I think the only person who can really decide whether a novel should ever see the light of day is the writer who wrote that novel. Most books can be reborn, but they might need a lot more effort than the writer's willing to put in. Thus, no light of day. I have 1 novel like that...I'm not passionate enough about it to want to work hard. The others, I sill dream about every now and again...how they might some day be gloriously resurrected.

Paul Greci said...

If you love the premise of your story you can always take that and start completely over with it.
(I did this with my first WIP.)

WritingNut said...

Beautiful painting! :) I'm still working on revisions of my first novel... I hope I don't have to shelve this one. But I think it's a gut feeling... it depends on the individual--you usually know if something is working or not.

Lynda R Young said...

I think if the writer has a passion for the novel, then it can be saved. I have two novels sitting in the drawer and I probably won't try to save them. There are other stories calling me, begging to be born into the world.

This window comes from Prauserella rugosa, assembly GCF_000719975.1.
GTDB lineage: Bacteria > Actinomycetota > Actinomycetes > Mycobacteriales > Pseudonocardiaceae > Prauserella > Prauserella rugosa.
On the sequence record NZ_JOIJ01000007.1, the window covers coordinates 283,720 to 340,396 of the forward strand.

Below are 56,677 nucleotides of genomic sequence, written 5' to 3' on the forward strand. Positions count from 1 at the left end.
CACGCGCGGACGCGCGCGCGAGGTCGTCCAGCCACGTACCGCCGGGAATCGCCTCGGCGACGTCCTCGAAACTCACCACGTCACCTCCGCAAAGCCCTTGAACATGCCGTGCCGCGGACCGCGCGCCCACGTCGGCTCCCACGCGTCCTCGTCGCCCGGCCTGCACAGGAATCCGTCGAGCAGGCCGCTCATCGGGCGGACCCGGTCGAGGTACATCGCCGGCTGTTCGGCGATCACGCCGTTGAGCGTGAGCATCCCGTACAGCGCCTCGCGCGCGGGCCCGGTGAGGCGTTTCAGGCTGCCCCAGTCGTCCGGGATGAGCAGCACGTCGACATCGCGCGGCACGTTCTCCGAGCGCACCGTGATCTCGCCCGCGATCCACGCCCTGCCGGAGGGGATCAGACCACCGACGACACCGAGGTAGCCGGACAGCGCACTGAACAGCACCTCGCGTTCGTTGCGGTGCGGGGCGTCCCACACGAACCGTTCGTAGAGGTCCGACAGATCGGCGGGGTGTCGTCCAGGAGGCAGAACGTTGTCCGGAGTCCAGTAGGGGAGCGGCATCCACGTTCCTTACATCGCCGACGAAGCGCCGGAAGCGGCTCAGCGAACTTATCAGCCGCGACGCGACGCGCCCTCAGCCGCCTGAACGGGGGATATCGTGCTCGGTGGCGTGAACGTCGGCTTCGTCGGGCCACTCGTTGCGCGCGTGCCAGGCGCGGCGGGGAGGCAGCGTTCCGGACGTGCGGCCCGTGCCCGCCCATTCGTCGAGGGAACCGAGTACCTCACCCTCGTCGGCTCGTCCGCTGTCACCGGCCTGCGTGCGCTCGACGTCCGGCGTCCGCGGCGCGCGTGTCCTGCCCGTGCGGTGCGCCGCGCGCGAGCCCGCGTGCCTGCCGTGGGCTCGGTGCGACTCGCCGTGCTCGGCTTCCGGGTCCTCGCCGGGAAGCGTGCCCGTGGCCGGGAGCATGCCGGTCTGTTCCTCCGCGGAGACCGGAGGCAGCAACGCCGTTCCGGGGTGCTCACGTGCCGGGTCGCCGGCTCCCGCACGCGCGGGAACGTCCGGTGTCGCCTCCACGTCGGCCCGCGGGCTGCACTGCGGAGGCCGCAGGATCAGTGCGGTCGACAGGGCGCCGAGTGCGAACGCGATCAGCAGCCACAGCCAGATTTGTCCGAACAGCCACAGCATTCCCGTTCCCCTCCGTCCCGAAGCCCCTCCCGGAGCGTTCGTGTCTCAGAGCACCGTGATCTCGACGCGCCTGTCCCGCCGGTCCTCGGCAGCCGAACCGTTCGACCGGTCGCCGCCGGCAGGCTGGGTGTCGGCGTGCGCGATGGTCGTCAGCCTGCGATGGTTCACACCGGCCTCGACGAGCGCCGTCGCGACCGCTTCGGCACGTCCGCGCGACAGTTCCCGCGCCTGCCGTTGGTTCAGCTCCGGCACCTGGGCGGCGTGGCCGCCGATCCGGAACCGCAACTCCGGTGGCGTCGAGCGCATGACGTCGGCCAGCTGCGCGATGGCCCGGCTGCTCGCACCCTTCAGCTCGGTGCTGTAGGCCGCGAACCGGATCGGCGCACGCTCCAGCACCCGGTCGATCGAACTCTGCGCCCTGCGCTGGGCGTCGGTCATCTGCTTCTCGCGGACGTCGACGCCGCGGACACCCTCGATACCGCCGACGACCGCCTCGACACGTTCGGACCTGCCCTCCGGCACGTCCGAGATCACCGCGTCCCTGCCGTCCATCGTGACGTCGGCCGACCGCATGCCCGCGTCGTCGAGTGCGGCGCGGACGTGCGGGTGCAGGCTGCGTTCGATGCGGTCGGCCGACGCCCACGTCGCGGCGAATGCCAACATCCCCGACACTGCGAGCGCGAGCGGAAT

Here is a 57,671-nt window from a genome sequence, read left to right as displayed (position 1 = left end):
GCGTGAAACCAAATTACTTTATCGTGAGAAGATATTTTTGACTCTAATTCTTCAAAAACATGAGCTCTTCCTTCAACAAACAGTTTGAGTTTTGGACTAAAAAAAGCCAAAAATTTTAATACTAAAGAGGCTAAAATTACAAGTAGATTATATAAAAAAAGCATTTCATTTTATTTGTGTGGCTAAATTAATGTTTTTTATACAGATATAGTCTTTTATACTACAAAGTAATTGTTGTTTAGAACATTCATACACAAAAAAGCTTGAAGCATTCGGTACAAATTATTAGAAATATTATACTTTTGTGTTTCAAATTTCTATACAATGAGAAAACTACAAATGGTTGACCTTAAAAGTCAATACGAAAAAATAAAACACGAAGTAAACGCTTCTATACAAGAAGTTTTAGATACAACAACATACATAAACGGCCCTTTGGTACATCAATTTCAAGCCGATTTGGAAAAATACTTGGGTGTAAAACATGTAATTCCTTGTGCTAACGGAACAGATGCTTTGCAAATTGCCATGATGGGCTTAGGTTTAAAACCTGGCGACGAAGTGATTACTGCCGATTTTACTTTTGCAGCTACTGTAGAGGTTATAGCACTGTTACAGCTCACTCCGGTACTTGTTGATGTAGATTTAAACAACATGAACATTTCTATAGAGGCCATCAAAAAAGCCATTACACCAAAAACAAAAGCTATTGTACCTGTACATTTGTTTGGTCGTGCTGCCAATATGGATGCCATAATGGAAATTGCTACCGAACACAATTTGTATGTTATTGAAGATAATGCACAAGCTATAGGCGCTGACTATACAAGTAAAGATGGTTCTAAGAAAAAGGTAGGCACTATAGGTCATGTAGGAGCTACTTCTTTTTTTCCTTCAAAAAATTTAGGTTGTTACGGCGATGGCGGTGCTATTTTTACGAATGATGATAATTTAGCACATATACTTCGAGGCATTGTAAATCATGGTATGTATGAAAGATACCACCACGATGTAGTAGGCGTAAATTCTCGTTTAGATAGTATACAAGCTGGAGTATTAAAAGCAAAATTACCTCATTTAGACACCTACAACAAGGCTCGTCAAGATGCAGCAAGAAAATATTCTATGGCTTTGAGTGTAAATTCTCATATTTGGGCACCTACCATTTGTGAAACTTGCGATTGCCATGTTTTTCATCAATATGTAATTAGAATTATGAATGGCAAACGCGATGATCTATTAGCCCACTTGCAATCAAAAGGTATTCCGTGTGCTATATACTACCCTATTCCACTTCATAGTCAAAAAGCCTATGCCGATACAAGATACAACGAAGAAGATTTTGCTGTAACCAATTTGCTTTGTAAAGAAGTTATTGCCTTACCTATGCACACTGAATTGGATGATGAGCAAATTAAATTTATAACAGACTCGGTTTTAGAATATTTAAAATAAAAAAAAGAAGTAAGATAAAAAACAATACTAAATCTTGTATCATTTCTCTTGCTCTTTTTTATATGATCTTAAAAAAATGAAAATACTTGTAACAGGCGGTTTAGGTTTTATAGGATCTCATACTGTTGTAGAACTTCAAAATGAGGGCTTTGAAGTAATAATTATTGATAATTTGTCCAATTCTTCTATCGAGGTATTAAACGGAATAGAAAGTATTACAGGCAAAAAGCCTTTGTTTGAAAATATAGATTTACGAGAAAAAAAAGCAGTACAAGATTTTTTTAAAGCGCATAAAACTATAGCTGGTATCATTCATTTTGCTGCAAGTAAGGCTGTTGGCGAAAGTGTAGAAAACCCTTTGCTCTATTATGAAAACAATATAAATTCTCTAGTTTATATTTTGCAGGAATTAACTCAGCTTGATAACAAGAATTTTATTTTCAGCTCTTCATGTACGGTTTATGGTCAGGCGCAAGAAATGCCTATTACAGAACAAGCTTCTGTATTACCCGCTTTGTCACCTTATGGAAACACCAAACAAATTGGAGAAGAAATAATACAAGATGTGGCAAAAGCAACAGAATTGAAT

Lydia K said...

I'm going to probably salvage something from my shelved novel (#1). I think that most novels could see the light of day, it just depends on how much work the writer is willing or not to do to make it so.

Libbie H. said...

GORGEOUS painting!

I do think that books which have a solid core of story at their heart can be saved as craft improves. Some stories are inherently flawed in their structure (usually by not having a compelling conflict) but most, I think, are sound. What's typically lacking is the just-right combination of prose, technical structuring, and characterization. Which one learns to do by reading a LOT of very good writing, and studying it. :)